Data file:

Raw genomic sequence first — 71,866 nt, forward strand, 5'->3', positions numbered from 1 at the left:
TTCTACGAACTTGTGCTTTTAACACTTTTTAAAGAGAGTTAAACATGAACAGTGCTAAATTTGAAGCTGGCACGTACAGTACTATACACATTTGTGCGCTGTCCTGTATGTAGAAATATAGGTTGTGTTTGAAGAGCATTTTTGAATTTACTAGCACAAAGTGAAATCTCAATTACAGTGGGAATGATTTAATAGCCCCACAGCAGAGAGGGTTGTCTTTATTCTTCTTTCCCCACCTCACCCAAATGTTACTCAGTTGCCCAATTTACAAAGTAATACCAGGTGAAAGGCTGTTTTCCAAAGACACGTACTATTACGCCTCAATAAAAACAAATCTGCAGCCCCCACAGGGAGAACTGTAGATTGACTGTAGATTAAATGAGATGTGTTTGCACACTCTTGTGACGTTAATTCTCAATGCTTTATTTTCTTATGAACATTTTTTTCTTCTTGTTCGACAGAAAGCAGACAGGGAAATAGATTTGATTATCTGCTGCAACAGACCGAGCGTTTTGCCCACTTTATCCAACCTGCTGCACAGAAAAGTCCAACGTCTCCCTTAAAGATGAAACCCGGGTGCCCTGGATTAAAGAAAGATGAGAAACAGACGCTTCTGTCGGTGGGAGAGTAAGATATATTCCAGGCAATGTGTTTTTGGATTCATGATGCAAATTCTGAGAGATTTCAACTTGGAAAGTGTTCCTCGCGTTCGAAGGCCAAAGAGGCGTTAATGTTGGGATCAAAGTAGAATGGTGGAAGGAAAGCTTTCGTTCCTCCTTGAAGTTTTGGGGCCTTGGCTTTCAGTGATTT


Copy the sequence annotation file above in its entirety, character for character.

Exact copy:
Raw genomic sequence first — 71,866 nt, forward strand, 5'->3', positions numbered from 1 at the left:
TTCTACGAACTTGTGCTTTTAACACTTTTTAAAGAGAGTTAAACATGAACAGTGCTAAATTTGAAGCTGGCACGTACAGTACTATACACATTTGTGCGCTGTCCTGTATGTAGAAATATAGGTTGTGTTTGAAGAGCATTTTTGAATTTACTAGCACAAAGTGAAATCTCAATTACAGTGGGAATGATTTAATAGCCCCACAGCAGAGAGGGTTGTCTTTATTCTTCTTTCCCCACCTCACCCAAATGTTACTCAGTTGCCCAATTTACAAAGTAATACCAGGTGAAAGGCTGTTTTCCAAAGACACGTACTATTACGCCTCAATAAAAACAAATCTGCAGCCCCCACAGGGAGAACTGTAGATTGACTGTAGATTAAATGAGATGTGTTTGCACACTCTTGTGACGTTAATTCTCAATGCTTTATTTTCTTATGAACATTTTTTTCTTCTTGTTCGACAGAAAGCAGACAGGGAAATAGATTTGATTATCTGCTGCAACAGACCGAGCGTTTTGCCCACTTTATCCAACCTGCTGCACAGAAAAGTCCAACGTCTCCCTTAAAGATGAAACCCGGGTGCCCTGGATTAAAGAAAGATGAGAAACAGACGCTTCTGTCGGTGGGAGAGTAAGATATATTCCAGGCAATGTGTTTTTGGATTCATGATGCAAATTCTGAGAGATTTCAACTTGGAAAGTGTTCCTCGCGTTCGAAGGCCAAAGAGGCGTTAATGTTGGGATCAAAGTAGAATGGTGGAAGGAAAGCTTTCGTTCCTCCTTGAAGTTTTGGGGCCTTGGCTTTCAGTGATTT